The CFO should also look at market penetration to assess opportunities for expanding the organization’s horizons. Embarking on such projects demands not only investment capabilities but also the long-term conviction needed to make big moves despite economic turmoil. A wise decision during a crisis often delivers the best returns.
A final consideration on growth involves the volatile currency and financial markets. It is critical for the treasury team to manage the enterprise’s currency and interest-rate exposures and continually take appropriate measures. This will help the CEO and business teams focus on business response, recovery and revival.
Accurate forecasting. Always important, and it becomes even more consequential in times of uncertainty and disruption, when forecasts are more difficult. Of course, maintaining transparency and avoiding surprises is also important for investors and market participants.
Mergers and acquisitions. There is usually a distinct ramp-up in M&A activities during a crisis. The pandemic could present opportunities at attractive valuations. Companies often look to divest their non-core activities, which could constitute core businesses for another company. Having deployable funds and a long-term vision assists in such decisions. The CFO can play an important role by keeping the organization in a state of readiness.
Establishing the CFO as a Strategic Partner to the CEO
TCS has observed that companies with highly digital finance functions have performed better over time, and particularly during the crisis.
A CFO can be an effective partner to the CEO by seizing the opportunity to deploy digital capabilities that can improve efficiency and inform the executive team’s strategic decisions.
In brief, a highly digital finance function helps a company and its CEO in several key ways. It is able to close the books and report financial results publicly on time and without extra manual effort. Digitization ensures that team members can produce financial statements regardless of where they are working, and a timely release of financial results helps to reassure stakeholders that the company is operating smoothly despite crisis-related disruptions.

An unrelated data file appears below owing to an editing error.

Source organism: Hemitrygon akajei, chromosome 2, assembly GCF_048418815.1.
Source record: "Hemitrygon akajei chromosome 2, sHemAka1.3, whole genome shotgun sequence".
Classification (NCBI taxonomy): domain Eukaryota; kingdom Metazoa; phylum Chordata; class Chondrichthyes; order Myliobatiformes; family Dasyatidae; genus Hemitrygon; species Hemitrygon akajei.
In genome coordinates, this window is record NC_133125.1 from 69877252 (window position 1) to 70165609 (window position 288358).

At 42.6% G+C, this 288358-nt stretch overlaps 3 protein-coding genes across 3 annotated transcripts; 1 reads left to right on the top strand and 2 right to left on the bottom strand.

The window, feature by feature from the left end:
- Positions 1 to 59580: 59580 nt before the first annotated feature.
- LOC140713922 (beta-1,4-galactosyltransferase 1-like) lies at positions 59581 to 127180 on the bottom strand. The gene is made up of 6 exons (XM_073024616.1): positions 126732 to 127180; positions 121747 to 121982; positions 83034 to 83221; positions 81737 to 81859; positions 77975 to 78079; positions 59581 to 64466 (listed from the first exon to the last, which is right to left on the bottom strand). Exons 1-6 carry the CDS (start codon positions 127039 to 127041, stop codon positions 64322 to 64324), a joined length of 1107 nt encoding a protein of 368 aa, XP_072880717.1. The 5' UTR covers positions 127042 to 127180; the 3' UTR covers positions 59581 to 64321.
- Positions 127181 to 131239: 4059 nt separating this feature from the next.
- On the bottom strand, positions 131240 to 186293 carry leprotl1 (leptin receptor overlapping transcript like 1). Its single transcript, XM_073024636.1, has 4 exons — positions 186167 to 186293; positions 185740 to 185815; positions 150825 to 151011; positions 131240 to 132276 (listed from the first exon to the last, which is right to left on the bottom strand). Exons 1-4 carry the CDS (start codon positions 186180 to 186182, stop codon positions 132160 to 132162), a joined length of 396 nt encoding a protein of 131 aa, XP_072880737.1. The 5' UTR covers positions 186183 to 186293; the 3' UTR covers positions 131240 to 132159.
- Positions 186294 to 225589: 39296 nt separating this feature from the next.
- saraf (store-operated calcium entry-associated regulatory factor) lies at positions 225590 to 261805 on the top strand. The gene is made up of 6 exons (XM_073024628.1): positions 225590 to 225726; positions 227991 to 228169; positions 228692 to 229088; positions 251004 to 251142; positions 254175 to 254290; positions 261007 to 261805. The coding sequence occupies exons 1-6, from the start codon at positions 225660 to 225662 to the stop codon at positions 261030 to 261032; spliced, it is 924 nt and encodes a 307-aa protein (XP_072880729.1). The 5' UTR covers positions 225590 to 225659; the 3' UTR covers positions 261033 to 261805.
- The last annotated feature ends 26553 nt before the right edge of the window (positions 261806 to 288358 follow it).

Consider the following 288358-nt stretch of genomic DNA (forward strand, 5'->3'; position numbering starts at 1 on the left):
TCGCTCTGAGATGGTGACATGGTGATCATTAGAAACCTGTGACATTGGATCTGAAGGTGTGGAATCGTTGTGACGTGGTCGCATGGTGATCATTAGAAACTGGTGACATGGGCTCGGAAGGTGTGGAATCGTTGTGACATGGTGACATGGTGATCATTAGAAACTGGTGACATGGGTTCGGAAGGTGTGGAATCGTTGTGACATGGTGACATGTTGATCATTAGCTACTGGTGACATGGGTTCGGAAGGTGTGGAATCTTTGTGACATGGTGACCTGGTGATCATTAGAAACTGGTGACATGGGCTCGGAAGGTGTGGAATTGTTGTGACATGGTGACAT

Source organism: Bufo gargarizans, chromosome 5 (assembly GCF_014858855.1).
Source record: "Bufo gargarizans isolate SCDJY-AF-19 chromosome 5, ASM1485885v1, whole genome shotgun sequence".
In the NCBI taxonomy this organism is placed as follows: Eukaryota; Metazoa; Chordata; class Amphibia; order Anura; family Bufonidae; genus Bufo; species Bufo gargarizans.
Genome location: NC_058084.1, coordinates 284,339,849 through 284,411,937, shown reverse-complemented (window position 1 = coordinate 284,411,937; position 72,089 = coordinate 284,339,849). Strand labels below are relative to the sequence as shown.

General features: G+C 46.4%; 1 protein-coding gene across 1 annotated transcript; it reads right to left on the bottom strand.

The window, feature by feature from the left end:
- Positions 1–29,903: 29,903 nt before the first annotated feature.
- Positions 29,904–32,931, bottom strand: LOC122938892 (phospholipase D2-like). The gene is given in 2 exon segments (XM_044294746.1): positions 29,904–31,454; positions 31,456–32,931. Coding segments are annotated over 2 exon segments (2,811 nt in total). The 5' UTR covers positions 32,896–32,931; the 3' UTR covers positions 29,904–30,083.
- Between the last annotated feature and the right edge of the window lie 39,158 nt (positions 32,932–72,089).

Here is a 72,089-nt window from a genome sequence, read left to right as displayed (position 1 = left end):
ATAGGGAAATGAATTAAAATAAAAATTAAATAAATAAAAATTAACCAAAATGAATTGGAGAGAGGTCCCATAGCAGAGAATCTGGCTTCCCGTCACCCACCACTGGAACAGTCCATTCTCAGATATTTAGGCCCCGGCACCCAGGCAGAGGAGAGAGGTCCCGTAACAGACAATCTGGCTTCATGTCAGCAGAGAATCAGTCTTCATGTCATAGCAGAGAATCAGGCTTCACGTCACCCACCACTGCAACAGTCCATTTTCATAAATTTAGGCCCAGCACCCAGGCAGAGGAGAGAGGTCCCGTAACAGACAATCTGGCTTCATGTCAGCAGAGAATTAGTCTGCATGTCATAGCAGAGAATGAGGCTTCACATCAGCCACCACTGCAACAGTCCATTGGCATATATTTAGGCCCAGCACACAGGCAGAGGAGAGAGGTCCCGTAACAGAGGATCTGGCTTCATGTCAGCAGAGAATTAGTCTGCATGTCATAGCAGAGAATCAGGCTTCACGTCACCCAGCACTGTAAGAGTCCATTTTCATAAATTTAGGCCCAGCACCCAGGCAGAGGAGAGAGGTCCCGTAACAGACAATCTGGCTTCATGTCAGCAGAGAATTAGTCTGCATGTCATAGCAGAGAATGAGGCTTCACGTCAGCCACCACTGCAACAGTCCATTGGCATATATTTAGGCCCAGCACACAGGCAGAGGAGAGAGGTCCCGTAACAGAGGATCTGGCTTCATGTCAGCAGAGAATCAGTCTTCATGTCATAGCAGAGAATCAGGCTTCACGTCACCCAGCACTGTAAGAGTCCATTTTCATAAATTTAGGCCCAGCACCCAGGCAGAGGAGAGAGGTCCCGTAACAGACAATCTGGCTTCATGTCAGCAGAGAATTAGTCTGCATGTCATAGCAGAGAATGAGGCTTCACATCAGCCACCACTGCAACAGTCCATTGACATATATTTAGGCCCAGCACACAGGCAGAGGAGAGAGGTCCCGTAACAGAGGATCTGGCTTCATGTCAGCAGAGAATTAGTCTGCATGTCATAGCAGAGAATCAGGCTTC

Additionally, a digital finance function can more easily identify troublesome business areas and offer helpful ideas for addressing their challenges. For instance, the department can help determine which costs are strategic and should not be cut, and which costs can be delayed or reduced. Finally, the digital CFO can keep a close watch on collections, liquidity and likely delinquencies and take proactive steps to mitigate risks. These capabilities are always advantageous but given the sudden and intense disruption that many companies are experiencing during the pandemic, they are more important than ever.
TCS’ Finance Department’s Digital Transformation
Our observations about the effectiveness of highly digital finance offices are based not only on research and client experience,
but also on the TCS finance department’s digital transformation. This experience offers instructive lessons for CFOs across industries, particularly during the current crisis.